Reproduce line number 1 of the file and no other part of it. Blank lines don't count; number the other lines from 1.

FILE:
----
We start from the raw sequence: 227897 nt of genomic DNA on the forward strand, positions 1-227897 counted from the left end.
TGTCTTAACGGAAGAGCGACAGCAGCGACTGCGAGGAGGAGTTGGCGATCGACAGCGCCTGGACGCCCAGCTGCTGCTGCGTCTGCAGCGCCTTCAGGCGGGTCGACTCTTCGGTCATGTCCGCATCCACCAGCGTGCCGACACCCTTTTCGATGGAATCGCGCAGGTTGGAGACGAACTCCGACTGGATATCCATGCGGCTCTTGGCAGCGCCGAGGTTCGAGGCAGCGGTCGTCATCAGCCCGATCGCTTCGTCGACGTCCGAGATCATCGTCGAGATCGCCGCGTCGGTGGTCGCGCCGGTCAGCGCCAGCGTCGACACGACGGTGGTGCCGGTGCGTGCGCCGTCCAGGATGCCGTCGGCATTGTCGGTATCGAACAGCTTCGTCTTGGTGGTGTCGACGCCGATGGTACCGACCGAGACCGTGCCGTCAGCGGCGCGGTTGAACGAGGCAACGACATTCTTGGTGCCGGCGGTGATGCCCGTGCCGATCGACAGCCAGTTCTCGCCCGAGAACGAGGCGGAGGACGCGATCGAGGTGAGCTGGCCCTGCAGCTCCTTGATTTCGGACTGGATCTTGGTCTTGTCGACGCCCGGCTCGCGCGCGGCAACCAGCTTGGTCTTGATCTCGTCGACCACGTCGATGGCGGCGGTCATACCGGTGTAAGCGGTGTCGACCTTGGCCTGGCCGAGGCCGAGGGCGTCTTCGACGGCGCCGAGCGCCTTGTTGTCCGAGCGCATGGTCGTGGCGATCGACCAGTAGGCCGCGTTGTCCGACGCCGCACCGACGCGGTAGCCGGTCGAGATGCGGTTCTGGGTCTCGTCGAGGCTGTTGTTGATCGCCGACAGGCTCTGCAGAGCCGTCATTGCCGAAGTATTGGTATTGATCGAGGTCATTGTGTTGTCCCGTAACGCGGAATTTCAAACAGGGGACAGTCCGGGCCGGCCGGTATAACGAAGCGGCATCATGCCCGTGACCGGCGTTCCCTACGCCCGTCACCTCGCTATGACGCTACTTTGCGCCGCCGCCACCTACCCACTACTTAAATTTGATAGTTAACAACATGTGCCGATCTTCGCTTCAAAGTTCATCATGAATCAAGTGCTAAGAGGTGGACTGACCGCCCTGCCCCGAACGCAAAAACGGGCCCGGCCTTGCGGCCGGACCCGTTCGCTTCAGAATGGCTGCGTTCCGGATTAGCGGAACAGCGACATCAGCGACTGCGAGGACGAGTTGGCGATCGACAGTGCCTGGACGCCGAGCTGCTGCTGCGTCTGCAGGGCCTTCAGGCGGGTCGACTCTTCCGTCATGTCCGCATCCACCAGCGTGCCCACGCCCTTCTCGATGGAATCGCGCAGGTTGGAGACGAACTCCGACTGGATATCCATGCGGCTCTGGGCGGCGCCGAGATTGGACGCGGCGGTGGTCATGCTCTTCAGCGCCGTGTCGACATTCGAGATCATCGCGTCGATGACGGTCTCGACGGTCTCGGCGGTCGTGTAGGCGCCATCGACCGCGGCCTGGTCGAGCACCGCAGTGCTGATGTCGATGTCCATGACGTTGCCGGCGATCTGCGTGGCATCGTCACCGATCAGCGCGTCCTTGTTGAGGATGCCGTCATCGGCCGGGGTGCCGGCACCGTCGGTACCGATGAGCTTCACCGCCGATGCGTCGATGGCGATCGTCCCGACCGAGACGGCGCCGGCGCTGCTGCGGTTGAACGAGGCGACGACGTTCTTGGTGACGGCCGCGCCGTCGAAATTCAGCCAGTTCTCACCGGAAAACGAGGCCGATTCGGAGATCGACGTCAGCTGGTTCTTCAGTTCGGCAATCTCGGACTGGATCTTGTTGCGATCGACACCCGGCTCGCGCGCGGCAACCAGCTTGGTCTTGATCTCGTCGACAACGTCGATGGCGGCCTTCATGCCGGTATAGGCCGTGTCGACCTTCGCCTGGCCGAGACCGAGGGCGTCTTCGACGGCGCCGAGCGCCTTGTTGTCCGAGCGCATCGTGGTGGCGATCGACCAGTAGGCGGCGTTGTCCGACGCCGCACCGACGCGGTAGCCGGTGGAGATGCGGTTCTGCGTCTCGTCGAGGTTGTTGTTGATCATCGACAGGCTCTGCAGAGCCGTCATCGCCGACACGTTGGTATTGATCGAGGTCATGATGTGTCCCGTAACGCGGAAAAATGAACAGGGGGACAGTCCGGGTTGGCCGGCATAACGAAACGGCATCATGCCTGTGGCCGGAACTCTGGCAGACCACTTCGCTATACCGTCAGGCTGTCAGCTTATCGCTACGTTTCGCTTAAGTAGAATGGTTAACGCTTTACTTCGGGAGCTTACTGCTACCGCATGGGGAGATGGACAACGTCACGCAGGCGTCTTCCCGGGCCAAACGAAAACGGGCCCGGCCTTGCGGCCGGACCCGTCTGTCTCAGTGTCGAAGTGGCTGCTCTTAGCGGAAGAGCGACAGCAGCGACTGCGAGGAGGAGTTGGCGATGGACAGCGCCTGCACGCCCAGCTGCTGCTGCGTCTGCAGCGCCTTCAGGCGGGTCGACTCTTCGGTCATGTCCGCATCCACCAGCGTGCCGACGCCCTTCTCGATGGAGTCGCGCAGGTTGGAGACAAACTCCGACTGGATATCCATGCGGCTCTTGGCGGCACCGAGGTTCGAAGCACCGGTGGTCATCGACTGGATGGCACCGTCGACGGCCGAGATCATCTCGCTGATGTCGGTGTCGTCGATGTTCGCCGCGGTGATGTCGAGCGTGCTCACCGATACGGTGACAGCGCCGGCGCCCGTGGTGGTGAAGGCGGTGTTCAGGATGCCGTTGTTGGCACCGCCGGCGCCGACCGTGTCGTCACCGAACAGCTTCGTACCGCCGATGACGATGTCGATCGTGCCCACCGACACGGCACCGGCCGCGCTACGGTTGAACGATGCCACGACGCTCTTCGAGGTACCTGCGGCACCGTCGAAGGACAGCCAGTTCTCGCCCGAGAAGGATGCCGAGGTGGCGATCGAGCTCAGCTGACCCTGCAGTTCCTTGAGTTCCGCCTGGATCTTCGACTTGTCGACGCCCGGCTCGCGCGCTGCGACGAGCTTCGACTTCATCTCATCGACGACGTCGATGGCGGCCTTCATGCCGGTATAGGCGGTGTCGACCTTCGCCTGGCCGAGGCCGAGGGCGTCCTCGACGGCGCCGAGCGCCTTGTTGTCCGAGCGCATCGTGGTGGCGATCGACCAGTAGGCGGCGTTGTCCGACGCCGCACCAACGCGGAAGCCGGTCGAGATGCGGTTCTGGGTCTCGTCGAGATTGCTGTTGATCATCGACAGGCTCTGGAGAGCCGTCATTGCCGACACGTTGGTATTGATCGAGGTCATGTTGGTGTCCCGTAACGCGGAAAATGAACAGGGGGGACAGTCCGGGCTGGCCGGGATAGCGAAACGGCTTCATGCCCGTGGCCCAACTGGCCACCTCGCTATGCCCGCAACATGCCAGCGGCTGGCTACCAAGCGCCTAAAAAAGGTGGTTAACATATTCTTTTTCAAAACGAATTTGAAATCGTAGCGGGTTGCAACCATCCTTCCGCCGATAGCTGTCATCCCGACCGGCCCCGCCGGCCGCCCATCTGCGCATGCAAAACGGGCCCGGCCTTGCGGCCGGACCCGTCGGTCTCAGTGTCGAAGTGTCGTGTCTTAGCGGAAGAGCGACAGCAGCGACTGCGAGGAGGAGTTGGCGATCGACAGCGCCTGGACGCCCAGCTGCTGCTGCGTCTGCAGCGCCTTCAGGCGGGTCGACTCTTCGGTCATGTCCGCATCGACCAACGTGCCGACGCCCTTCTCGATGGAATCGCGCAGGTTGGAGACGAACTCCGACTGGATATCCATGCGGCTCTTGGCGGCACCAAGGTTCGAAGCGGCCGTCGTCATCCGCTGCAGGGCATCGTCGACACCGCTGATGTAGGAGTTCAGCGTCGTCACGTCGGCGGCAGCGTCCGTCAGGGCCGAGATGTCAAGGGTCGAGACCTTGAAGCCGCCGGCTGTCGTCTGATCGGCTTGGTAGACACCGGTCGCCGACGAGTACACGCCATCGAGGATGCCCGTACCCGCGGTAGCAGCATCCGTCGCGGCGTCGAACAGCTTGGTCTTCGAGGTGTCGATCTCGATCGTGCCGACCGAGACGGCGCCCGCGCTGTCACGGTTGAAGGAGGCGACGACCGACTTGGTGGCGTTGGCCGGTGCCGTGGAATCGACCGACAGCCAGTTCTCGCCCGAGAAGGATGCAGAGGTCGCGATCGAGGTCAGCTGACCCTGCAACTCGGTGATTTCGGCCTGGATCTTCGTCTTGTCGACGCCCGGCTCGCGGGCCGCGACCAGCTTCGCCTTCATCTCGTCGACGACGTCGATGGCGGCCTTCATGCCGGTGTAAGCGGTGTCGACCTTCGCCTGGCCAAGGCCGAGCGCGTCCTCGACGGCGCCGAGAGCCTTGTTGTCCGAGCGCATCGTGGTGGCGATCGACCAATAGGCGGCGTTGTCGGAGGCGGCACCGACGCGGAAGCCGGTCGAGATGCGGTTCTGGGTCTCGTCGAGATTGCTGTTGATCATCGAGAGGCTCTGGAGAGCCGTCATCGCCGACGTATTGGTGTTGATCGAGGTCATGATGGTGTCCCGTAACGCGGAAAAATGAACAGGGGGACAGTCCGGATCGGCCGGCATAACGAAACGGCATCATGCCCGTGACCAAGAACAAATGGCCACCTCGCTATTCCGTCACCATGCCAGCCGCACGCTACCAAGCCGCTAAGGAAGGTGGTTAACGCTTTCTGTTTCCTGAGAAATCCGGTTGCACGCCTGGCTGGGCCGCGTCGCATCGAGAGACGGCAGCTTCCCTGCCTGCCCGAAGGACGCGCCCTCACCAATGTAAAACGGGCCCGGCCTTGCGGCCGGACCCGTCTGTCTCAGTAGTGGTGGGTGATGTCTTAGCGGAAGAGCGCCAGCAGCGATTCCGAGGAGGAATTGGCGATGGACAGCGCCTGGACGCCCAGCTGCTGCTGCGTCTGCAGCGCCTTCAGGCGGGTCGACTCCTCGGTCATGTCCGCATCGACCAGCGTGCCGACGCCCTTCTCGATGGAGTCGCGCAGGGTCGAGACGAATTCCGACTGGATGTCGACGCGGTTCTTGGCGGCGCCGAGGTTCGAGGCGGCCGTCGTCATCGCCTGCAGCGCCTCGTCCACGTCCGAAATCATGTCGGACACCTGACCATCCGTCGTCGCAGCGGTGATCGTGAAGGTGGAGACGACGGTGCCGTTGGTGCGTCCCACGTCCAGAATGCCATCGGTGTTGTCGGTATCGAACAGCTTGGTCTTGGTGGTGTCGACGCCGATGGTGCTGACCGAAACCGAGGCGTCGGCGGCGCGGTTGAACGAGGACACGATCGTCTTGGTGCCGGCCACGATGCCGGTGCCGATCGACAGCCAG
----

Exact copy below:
We start from the raw sequence: 227897 nt of genomic DNA on the forward strand, positions 1-227897 counted from the left end.